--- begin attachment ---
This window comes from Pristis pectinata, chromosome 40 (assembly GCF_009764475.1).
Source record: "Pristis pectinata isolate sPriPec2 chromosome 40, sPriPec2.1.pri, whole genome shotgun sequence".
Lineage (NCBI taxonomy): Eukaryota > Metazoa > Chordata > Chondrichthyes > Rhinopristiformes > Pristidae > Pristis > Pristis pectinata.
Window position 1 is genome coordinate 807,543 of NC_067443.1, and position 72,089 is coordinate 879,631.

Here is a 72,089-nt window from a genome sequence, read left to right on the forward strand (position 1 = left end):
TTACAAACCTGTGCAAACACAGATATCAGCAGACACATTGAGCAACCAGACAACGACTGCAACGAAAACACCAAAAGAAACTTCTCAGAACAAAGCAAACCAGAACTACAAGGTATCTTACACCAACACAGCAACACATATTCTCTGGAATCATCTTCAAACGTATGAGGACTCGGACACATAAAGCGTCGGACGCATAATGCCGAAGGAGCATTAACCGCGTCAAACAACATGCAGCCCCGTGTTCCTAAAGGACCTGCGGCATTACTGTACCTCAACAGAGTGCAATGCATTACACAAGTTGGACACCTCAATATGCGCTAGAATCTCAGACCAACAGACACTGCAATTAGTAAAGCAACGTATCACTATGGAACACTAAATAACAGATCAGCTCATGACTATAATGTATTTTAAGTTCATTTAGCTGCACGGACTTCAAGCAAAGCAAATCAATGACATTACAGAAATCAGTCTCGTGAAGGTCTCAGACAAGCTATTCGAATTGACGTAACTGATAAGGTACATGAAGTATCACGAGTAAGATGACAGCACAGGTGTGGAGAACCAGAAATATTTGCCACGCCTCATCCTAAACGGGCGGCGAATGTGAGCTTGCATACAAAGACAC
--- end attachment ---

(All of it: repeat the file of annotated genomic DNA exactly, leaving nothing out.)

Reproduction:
This window comes from Pristis pectinata, chromosome 40 (assembly GCF_009764475.1).
Source record: "Pristis pectinata isolate sPriPec2 chromosome 40, sPriPec2.1.pri, whole genome shotgun sequence".
Lineage (NCBI taxonomy): Eukaryota > Metazoa > Chordata > Chondrichthyes > Rhinopristiformes > Pristidae > Pristis > Pristis pectinata.
Window position 1 is genome coordinate 807,543 of NC_067443.1, and position 72,089 is coordinate 879,631.

Here is a 72,089-nt window from a genome sequence, read left to right on the forward strand (position 1 = left end):
TTACAAACCTGTGCAAACACAGATATCAGCAGACACATTGAGCAACCAGACAACGACTGCAACGAAAACACCAAAAGAAACTTCTCAGAACAAAGCAAACCAGAACTACAAGGTATCTTACACCAACACAGCAACACATATTCTCTGGAATCATCTTCAAACGTATGAGGACTCGGACACATAAAGCGTCGGACGCATAATGCCGAAGGAGCATTAACCGCGTCAAACAACATGCAGCCCCGTGTTCCTAAAGGACCTGCGGCATTACTGTACCTCAACAGAGTGCAATGCATTACACAAGTTGGACACCTCAATATGCGCTAGAATCTCAGACCAACAGACACTGCAATTAGTAAAGCAACGTATCACTATGGAACACTAAATAACAGATCAGCTCATGACTATAATGTATTTTAAGTTCATTTAGCTGCACGGACTTCAAGCAAAGCAAATCAATGACATTACAGAAATCAGTCTCGTGAAGGTCTCAGACAAGCTATTCGAATTGACGTAACTGATAAGGTACATGAAGTATCACGAGTAAGATGACAGCACAGGTGTGGAGAACCAGAAATATTTGCCACGCCTCATCCTAAACGGGCGGCGAATGTGAGCTTGCATACAAAGACAC